Cooling towers (CTs) in arid zone countries, used for heat rejection in water-cooled (WC) systems, consume a large quantity of water. Universally, water conservation is an issue because of the scarcity of fresh water and natural resources. Therefore, many studies have aimed to conserve fresh water and limit the water wasted. Nonetheless, all these methods are not related to improving the weather conditions around the entering air to CT. In Kuwait and other arid-zone countries, the dry bulb temperature (DBT) during the summer season is significantly greater than the incoming hot water temperature, and the air undergoes sensible cooling. This high DBT leads to extra heat transfer from air to water, demanding high water vaporization to achieve the required cooling of water. Thus, any reduction in ambient air temperature around the CT will minimize water consumption. This paper aims to discuss theoretically the effect of reducing the DBT around the cooling tower when considering the sun-shading barrier. The theoretical simulation model results show that if the DBT reduces by 2.8 °C approximately, the percentage of water evaporation savings in gallon per minute (GPM) starts from 6.48% when DBT reaches 51.67 °C till 9.80% for 37.78 °C. Moreover, the performance of the cooling tower will be improved when considering the appropriate shading barriers, which will not affect the existing wet-bulb temperature.

Keywords: dry-bulb temperature, entering air, water consumption, water vaporization

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14 Pinch Analysis of Triple Pressure Reheat Supercritical Combined Cycle Power Plant

Authors: Sui Yan Wong, Keat Ping Yeoh, Chi Wai Hui

Abstract:

In this study, supercritical steam is introduced to Combined Cycle Power Plant (CCPP) in an attempt to further optimize energy recovery. Subcritical steam is commonly used in the CCPP, operating at maximum pressures around 150-160 bar. Supercritical steam is an alternative to increase heat recovery during vaporization period of water. The idea of improvement using supercritical steam is further examined with the use of exergy, pinch analysis and Aspen Plus simulation.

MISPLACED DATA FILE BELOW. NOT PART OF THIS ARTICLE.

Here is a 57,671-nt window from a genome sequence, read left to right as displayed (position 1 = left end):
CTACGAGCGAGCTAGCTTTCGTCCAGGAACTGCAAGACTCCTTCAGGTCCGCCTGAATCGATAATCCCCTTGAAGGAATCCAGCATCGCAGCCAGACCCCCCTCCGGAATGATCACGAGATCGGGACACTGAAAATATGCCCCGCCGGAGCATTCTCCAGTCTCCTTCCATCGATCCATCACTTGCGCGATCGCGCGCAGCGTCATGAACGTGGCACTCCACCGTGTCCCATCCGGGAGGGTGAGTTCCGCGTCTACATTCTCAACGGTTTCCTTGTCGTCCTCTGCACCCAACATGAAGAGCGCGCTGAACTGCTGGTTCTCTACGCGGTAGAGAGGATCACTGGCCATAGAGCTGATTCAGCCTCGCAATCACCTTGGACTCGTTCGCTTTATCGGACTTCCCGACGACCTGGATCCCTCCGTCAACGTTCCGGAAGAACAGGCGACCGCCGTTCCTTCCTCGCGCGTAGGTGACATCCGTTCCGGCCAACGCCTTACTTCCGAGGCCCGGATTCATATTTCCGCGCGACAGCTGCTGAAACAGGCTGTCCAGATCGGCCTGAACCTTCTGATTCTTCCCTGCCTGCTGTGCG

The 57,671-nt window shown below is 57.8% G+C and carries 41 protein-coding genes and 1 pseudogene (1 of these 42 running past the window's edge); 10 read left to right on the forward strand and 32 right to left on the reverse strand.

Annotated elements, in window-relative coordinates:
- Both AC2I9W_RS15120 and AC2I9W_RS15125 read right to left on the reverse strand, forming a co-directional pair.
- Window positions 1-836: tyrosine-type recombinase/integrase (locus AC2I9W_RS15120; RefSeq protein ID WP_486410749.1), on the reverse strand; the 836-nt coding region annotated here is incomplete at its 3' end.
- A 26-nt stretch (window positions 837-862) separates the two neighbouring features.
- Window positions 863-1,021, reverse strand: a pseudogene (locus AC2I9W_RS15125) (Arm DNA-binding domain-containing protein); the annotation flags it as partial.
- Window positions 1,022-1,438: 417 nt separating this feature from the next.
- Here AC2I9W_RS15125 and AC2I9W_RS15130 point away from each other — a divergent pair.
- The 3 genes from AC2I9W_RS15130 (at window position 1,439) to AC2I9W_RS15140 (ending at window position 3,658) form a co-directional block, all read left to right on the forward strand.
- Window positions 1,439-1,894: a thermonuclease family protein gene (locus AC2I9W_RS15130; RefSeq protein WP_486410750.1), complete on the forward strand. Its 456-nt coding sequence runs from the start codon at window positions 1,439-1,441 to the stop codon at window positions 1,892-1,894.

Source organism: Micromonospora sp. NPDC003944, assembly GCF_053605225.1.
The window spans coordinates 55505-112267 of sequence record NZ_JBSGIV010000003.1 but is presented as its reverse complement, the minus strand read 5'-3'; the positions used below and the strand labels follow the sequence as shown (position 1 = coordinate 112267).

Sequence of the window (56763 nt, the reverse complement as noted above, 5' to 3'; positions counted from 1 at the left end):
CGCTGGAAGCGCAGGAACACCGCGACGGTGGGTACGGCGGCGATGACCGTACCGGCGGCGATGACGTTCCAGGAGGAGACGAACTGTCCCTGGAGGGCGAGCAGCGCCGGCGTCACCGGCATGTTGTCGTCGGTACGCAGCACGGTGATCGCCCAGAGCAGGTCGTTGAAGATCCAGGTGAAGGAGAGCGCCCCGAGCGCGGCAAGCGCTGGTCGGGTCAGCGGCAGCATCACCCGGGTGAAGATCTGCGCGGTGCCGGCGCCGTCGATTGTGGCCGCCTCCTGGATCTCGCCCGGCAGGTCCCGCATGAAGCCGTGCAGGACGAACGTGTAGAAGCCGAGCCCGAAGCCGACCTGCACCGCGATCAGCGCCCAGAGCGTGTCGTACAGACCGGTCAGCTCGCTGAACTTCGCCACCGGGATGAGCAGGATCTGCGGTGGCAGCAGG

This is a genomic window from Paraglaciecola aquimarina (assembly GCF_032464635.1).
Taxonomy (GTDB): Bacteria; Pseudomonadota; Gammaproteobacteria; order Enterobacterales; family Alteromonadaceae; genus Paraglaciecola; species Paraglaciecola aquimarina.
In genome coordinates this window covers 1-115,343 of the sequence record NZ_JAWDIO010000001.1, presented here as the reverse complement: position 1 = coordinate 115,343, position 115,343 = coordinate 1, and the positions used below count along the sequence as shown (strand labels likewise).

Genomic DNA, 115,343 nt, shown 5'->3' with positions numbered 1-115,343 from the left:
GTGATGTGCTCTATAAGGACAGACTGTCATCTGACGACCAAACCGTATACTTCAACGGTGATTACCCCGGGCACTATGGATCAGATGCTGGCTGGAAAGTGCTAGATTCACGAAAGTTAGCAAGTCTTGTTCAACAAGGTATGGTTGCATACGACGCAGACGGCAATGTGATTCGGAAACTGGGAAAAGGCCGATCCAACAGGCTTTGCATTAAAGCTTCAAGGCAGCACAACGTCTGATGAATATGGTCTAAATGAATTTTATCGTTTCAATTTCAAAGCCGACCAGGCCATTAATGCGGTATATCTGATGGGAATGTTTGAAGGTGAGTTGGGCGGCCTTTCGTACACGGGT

Keywords: exergy, pinch, combined cycle power plant, supercritical steam

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13 Study of a Developed Model Describing a Vacuum Membrane Distillation Unit Coupled to Solar Energy

Authors: Fatma Khaled, Khaoula Hidouri, Bechir Chaouachi

Abstract:

Desalination using solar energy coupled with membrane techniques such as vacuum membrane distillation (VMD) is considered as an interesting alternative for the production of pure water. During this work, a developed model of a polytetrafluoroethylene (PTFE) hollow fiber membrane module of a VMD unit of seawater was carried out. This simulation leads to establishing a comparison between the effects of two different equations of the vaporization latent heat on the membrane surface temperature and on the unit productivity. Besides, in order to study the effect of putting membrane modules in series on the outlet fluid temperature and on the productivity of the process, a simulation was executed.

Keywords: vacuum membrane distillation, membrane module, membrane temperature, productivity